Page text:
WandaVision, 2021’s best show so far by a country mile, has come to its conclusion. What will our Fridays be like without it? WandaVision was never meant to be the first MCU TV show to arrive on Disney+ —that distinction was supposed to go to Falcon and Winter Soldier (premiering in two weeks). But because of pandemic delays and switcheroos, Wanda was our introduction instead. And it was a helluva thing. Not an easy entry point, and yet, fascinating, wondrous, and deeply emotionally resonate.
However, an expansive exploration of grief and loss is not what some viewers signed up for, and it’s understandable that it wasn’t everyone’s cup of tea. But focusing on a comic-y “Big Bad” of the season was to miss the point—it was depression, from Episode 1 onward. Even those who hadn’t watched the movies leading up to WandaVision (or didn’t remember the finer points of the relationship between Wanda and Vision, which was never a focus) could tell there was something horrific lurking under the surface of the technicolor world we were presented with. In time, all was mostly revealed.
But as cathartic as “The Series Finale” was in regards to Wanda’s emotional state—in working through her grief over losing Vision and her sons and the world she literally built around them—it still felt rushed. Sometimes the best finales are not the ones that leave you wondering “how the heck are they going to wrap this up??” but the ones that already kinda did wrap it up and instead focus on the repercussions of that. WandaVision tried to have it both ways, with mixed results. Below are 5 lingering questions we have after those mid and post-credit scenes rolled:
WandaVision’s penultimate episode introduced us to White Vision, the culmination of Hayward’s machinations throughout the season. He was built as an emotionless killing machine, and it seemed to set the stage for a Vision vs Vision showdown. (By the by, Paul Bettany’s quote about a finale cameo from an actor he’s always wanted to share the screen with, and that their chemistry is explosive—clearly talking about himself—is absolutely iconic, and I will fight anyone who was upset by it).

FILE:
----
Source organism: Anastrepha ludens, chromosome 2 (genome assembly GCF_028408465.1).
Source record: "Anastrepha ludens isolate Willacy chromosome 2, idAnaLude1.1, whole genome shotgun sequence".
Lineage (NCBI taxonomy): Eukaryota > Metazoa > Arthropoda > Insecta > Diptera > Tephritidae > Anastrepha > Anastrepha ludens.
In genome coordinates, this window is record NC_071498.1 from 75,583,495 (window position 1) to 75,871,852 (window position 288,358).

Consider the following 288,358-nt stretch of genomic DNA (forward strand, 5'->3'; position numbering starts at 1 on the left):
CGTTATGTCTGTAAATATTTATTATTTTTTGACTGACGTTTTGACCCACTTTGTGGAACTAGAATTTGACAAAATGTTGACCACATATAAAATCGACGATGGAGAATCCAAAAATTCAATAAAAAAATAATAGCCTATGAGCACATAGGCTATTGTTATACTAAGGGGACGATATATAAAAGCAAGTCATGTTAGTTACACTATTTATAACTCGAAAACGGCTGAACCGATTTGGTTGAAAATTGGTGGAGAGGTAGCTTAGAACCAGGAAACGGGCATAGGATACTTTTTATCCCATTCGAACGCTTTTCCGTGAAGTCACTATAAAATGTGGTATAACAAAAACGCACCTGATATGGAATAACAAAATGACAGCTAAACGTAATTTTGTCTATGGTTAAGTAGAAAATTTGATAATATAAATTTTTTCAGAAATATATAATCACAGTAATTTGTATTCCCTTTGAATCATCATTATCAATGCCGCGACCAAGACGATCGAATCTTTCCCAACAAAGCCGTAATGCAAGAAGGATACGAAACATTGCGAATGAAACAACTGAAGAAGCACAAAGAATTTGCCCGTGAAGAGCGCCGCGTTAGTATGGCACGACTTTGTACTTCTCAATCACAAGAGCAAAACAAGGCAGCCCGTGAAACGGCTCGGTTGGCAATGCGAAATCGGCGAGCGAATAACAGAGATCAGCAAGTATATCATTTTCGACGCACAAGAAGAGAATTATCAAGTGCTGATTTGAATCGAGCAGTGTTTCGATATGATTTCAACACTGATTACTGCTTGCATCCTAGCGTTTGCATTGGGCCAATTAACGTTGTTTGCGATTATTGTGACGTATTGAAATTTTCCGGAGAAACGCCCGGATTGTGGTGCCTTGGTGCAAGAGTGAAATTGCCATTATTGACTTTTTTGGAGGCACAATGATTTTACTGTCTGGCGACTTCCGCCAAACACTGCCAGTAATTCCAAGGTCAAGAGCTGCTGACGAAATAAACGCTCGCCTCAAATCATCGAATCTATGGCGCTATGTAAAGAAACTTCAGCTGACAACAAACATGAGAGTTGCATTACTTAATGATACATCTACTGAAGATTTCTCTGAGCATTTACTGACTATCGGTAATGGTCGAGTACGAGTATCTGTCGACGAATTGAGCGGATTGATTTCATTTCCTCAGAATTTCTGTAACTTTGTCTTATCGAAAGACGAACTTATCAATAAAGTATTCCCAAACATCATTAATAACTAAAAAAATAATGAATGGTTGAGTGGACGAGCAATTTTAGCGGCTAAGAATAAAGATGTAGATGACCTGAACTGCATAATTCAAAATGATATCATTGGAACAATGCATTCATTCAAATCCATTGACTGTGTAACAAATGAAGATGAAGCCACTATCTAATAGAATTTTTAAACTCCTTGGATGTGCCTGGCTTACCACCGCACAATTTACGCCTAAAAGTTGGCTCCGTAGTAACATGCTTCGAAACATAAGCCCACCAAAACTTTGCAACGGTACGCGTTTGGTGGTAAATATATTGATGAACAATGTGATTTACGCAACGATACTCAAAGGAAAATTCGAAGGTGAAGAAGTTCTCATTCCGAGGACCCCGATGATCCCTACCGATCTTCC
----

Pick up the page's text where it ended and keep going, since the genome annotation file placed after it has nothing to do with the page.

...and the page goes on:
What happened instead was a limited fight scene and the resolution of Visions via the Ship of Theseus thought experiment. It was actually perfect that the Visions would figure themselves out thanks to a mental puzzle rather than brawn. It also reconciled the two Visions, body and mind.
But then… where did White Vision go? Now equipped with all of the memories and the hardware of OG Vision, he just took off. Again, it was fitting that Wanda’s version of her love was the one who said goodbye to her and her sons when the Hex came down. But the only hint that Vision gave about the fact that he’s actually alive and well with a new paint job was to agree they’ll say hello again (hello, tears), and to cryptically note that he might return in some other form.
While the Visions might have had some kind of telepathic understanding that Wanda was going to need some time to heal before meeting White Vision, it still leaves a lot of questions about when or if that will happen, and meanwhile, where is he hanging out?
As someone who has watched all of the Marvel movies but hasn’t read any comic books (just the occasionally Wikipedia entry for context), I could not tell you—from WandaVision alone—what happened to Monica or what her powers are now. Darcy did note that entering into the Hex will change your cells, but does that mean that Wanda accidentally created a town of mutants? Or is it only if you pushed through the Hex barrier? The first question we don’t have an answer to, but the latter one we do: Monica is a mutant now, with powers that…? Allow her eyes to light up, saved her from bullets, and allow her to land pretty hard on concrete. Beyond that?